- Published on Sunday, 06 July 2014
- Written by Alaska Magazine
The World Eskimo Indian Olympics (WEIO) started in the early 1960s as a way for people living in the circumpolar areas of the world to gather and practice survival skills applicable to a life of subsistence.
The games will take place at the Carlson Center in Fairbanks from July 16-19. With competitions like the Knuckle Hop, Four Man Carry, Ear Pull, and One-foot High Kick, athletes demonstrate their power and tolerance to pain through activities rooted in ancestral hunting and survival techniques. During the four-days of traditional Alaska Native athletic competitions and dances, WEIO draws Native athletes and dancers from around the state, as well as the country, in addition to visitors, fans and media from around the globe.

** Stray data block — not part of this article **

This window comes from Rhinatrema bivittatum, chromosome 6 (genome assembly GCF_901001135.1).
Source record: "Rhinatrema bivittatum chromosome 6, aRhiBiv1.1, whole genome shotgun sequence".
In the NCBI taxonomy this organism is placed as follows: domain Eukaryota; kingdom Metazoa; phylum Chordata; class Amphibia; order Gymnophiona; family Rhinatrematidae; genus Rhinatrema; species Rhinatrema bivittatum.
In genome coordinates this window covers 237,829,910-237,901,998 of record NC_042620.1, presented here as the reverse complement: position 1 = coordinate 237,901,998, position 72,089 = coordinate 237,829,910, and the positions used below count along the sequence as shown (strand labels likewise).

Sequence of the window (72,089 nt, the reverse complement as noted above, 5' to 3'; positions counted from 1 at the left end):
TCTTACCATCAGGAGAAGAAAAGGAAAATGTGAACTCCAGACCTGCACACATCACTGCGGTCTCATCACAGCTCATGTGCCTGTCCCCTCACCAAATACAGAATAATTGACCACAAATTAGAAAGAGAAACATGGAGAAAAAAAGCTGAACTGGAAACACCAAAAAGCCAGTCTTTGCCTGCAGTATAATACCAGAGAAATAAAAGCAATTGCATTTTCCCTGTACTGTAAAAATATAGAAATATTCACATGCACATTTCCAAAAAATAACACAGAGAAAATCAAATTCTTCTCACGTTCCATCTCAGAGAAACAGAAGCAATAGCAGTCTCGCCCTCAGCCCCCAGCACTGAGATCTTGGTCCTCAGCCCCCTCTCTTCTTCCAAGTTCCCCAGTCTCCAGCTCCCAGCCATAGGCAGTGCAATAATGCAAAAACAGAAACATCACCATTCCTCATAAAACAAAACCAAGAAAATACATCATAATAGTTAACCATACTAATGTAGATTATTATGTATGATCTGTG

The event is an entertaining show with participants dancing and telling stories through songs and motion, while dressed in don parkas, moosehide dresses and vests, mukluks and moccasins to compete in parka and Indian dress contests. Many are dressed in kuspuks, the traditional summer parkas—complete with feathered fans and drums, dancers perform throughout the four-day Olympics. WEIO gives visitors a chance to see unparalleled feats of endurance and agility. Spectators and participants can browse through booths of Alaska Native crafts, and meet the people who carved, sewed, wove or beaded the items.
To learn more about the World Eskimo-Indian Olympics visit the website www.weio.org or “like” them on Facebook. For information on the Fairbanks region as a visitor destination, go to www.explorefairbanks.com.